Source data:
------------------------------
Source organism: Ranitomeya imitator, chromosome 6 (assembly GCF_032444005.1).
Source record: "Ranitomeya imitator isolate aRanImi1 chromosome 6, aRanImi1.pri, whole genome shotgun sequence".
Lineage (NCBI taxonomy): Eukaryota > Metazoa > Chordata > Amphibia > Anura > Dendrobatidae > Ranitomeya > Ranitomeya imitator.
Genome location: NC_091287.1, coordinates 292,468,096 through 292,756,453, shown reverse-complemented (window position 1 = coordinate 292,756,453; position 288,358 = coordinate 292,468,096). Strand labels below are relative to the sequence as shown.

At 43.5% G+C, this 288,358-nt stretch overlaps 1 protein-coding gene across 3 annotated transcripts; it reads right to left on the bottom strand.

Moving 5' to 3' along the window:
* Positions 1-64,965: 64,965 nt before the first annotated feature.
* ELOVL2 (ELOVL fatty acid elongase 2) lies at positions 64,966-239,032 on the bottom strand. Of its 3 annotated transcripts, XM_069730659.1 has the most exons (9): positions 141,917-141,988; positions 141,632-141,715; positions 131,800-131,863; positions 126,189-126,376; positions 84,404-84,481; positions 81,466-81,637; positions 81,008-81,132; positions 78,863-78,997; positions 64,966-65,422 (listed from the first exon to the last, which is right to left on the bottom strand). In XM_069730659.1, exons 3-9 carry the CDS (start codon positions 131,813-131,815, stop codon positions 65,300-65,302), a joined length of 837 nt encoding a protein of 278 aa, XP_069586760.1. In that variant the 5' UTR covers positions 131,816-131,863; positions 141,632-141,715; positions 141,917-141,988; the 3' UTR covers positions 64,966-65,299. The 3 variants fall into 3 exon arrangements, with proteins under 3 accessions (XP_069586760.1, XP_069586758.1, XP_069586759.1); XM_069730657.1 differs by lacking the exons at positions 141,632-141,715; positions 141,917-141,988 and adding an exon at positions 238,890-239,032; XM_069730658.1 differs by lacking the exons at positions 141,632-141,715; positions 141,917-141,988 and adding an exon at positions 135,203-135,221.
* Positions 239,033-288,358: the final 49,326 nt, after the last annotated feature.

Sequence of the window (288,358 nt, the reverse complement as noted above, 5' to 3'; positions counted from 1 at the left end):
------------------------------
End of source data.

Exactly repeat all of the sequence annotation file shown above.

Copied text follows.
Source organism: Ranitomeya imitator, chromosome 6 (assembly GCF_032444005.1).
Source record: "Ranitomeya imitator isolate aRanImi1 chromosome 6, aRanImi1.pri, whole genome shotgun sequence".
Lineage (NCBI taxonomy): Eukaryota > Metazoa > Chordata > Amphibia > Anura > Dendrobatidae > Ranitomeya > Ranitomeya imitator.
Genome location: NC_091287.1, coordinates 292,468,096 through 292,756,453, shown reverse-complemented (window position 1 = coordinate 292,756,453; position 288,358 = coordinate 292,468,096). Strand labels below are relative to the sequence as shown.

At 43.5% G+C, this 288,358-nt stretch overlaps 1 protein-coding gene across 3 annotated transcripts; it reads right to left on the bottom strand.

Moving 5' to 3' along the window:
* Positions 1-64,965: 64,965 nt before the first annotated feature.
* ELOVL2 (ELOVL fatty acid elongase 2) lies at positions 64,966-239,032 on the bottom strand. Of its 3 annotated transcripts, XM_069730659.1 has the most exons (9): positions 141,917-141,988; positions 141,632-141,715; positions 131,800-131,863; positions 126,189-126,376; positions 84,404-84,481; positions 81,466-81,637; positions 81,008-81,132; positions 78,863-78,997; positions 64,966-65,422 (listed from the first exon to the last, which is right to left on the bottom strand). In XM_069730659.1, exons 3-9 carry the CDS (start codon positions 131,813-131,815, stop codon positions 65,300-65,302), a joined length of 837 nt encoding a protein of 278 aa, XP_069586760.1. In that variant the 5' UTR covers positions 131,816-131,863; positions 141,632-141,715; positions 141,917-141,988; the 3' UTR covers positions 64,966-65,299. The 3 variants fall into 3 exon arrangements, with proteins under 3 accessions (XP_069586760.1, XP_069586758.1, XP_069586759.1); XM_069730657.1 differs by lacking the exons at positions 141,632-141,715; positions 141,917-141,988 and adding an exon at positions 238,890-239,032; XM_069730658.1 differs by lacking the exons at positions 141,632-141,715; positions 141,917-141,988 and adding an exon at positions 135,203-135,221.
* Positions 239,033-288,358: the final 49,326 nt, after the last annotated feature.

Sequence of the window (288,358 nt, the reverse complement as noted above, 5' to 3'; positions counted from 1 at the left end):